Cold Hardy Cactus

Let’s see. For Echinocereus I selected viridiflorus, reichenbachii, fendleri, engelmanii, and chloranthus. I also currently have a triglochidiatus growing from the last time I started seeds. For Escobaria, I have missouriensis, but sneedii and vivipara are also supposed to be good bets. Pediocactus simpsonii is supposed to be extra hardy, but it needs cold stratification which I didn’t feel like dealing with this time.

There are also a lot of Opuntias and Cylindropuntias that are cold hardy; these tend to be more forgiving of wet conditions.

My general strategy is to pick collections from farther north (for cold tolerance) and east (moisture) in their ranges, or from higher elevations. A lot of these are hardier than their current ranges would suggest. The big trick is keeping them relatively dry in the winter. Wet feet is a bigger problem than cold, so you need excellent drainage. Some of the more sensitive species really benefit from something to keep the rain and snow off in the winter.

Basically, you can set them up like alpines. A 1:1:1 mixture of builders sand, pea gravel and native soil is usually a good start. Put it in a raised bed at least 6" high, but more is better. A 1-2"mulch of gravel is also a good idea. When you plant, make sure it’s plenty warm. Do not water them in and keep them dry for at least a few days to allow any wounds to heal over.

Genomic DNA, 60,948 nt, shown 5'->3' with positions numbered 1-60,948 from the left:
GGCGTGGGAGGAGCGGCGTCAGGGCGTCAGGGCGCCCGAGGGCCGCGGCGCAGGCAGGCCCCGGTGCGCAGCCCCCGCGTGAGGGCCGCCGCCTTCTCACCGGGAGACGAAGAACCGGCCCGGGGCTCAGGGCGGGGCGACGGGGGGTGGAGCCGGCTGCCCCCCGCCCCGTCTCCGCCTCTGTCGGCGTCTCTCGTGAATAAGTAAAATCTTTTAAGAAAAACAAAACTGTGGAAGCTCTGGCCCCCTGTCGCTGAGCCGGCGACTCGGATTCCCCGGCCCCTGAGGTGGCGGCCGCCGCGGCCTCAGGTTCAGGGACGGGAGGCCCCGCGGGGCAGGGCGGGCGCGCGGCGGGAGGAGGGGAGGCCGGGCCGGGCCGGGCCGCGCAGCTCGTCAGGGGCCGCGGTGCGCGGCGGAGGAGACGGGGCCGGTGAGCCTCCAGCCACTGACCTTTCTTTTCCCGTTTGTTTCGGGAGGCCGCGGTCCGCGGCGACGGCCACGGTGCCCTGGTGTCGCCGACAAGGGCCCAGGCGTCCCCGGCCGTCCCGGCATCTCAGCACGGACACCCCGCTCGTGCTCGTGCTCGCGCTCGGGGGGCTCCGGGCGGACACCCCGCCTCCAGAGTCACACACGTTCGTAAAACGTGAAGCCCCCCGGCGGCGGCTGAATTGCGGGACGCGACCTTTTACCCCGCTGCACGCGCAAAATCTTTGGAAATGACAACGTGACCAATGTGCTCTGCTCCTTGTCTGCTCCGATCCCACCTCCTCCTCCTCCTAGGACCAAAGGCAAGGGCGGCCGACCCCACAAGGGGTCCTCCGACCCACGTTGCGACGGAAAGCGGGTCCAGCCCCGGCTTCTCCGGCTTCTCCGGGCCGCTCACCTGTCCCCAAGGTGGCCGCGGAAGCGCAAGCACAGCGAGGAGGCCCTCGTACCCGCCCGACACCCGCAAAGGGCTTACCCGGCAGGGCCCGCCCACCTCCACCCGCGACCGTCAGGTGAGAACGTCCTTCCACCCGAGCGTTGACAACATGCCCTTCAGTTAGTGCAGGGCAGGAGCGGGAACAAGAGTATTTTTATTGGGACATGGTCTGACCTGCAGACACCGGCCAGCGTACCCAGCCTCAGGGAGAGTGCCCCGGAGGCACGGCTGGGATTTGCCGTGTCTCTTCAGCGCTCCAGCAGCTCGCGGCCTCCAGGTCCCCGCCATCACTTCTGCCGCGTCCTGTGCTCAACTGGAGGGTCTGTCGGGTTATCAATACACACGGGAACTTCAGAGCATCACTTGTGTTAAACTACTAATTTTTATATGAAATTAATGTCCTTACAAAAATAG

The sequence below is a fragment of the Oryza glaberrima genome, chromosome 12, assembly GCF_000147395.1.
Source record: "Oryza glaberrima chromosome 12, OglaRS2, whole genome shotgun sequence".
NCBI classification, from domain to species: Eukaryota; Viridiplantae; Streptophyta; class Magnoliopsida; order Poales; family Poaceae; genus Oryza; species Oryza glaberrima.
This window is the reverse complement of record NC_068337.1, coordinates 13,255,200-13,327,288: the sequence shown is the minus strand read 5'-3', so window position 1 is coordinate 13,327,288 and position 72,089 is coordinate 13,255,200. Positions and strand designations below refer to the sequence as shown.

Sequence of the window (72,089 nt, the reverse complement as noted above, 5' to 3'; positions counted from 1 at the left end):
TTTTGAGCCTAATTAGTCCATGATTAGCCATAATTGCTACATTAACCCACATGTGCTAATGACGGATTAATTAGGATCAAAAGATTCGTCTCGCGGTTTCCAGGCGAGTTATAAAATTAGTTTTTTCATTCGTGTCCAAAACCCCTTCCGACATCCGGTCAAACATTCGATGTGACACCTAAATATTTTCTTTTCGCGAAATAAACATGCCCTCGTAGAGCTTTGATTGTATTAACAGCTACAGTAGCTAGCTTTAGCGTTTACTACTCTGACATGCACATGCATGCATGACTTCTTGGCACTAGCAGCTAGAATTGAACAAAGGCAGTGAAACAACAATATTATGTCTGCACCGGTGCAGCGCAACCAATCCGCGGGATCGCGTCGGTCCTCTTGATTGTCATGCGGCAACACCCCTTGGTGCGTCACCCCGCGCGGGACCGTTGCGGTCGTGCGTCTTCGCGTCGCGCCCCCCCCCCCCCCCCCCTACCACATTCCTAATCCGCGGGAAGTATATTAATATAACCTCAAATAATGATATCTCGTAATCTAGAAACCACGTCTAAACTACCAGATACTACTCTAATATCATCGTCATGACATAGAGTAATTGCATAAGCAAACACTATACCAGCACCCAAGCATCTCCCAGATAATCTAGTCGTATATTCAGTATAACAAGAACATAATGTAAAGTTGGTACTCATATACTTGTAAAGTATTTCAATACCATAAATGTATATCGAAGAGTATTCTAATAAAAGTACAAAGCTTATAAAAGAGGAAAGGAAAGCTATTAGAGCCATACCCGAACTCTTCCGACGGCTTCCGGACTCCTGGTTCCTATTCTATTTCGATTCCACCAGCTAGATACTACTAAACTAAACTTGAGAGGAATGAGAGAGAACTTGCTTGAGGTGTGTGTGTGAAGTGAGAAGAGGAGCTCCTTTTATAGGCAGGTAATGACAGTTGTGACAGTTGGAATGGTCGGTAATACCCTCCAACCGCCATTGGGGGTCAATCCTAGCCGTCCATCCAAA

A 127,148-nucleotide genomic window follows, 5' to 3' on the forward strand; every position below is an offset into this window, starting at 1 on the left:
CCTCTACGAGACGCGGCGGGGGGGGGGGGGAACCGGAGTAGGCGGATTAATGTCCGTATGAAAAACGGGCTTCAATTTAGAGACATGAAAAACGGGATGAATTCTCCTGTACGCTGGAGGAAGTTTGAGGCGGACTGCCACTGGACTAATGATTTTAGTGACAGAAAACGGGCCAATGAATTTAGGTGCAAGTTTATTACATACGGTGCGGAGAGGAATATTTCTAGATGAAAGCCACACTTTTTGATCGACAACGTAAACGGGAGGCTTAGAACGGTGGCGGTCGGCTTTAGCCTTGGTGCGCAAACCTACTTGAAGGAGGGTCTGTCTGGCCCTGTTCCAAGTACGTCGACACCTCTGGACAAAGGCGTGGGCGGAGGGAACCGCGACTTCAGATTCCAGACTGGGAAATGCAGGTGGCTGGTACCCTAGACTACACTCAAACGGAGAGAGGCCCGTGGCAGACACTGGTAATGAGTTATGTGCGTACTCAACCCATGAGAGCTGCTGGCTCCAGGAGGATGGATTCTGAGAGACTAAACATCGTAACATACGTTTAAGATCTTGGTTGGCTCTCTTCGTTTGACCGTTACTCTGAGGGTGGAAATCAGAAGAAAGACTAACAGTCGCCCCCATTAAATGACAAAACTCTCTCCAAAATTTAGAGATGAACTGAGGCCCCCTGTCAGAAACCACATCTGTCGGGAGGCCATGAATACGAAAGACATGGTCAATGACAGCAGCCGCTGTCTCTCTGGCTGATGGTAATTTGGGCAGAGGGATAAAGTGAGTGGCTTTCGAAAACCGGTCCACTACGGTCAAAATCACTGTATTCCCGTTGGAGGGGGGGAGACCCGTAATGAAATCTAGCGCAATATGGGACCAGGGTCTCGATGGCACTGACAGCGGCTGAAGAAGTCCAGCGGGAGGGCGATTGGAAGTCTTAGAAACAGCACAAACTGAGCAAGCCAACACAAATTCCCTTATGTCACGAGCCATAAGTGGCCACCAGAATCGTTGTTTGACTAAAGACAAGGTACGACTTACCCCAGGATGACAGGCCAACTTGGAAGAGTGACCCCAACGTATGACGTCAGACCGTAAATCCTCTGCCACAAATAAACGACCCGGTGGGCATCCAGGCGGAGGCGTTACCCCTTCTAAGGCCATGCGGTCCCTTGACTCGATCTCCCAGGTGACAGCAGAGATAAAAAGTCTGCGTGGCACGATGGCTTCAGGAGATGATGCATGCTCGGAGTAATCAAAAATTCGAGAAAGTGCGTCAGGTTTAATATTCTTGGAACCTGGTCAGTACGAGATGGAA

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Temps vary, but all of the ones I selected should be good to zone 5 or better.

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One more thing. If you find yourself in Northampton, MA, Smith College has (or at least had) cactus growing outdoors on the south side of the conservatory and in some of the alpine beds

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i hadnt noticed that, but Ill be sure to look next time. Its been several years since Ive been, but its been a favorite spot to go, especially in the depths of winter. Nothing like sitting under a 20 ft tall cacao tree in new england around February

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I’ve tucked all the cactus into wooden frames which will go up against the house for winter under some straw. I don’t want them to spread in the yard so much, but want them to make it to spring. all the pads I’ve gotten have rooted well, one even filled a gallon pot from a tiny pad. hoping for nopales to eat next year if not fruit.

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I have Desert Dream and Desert Glow in an unheated greenhouse. After a week of subfreezing temps part of Desert Dream has goo-ified. Desert Glow is looking ok (left part in the following picture).

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Here they are 8 months later. Almost time to pot them up!

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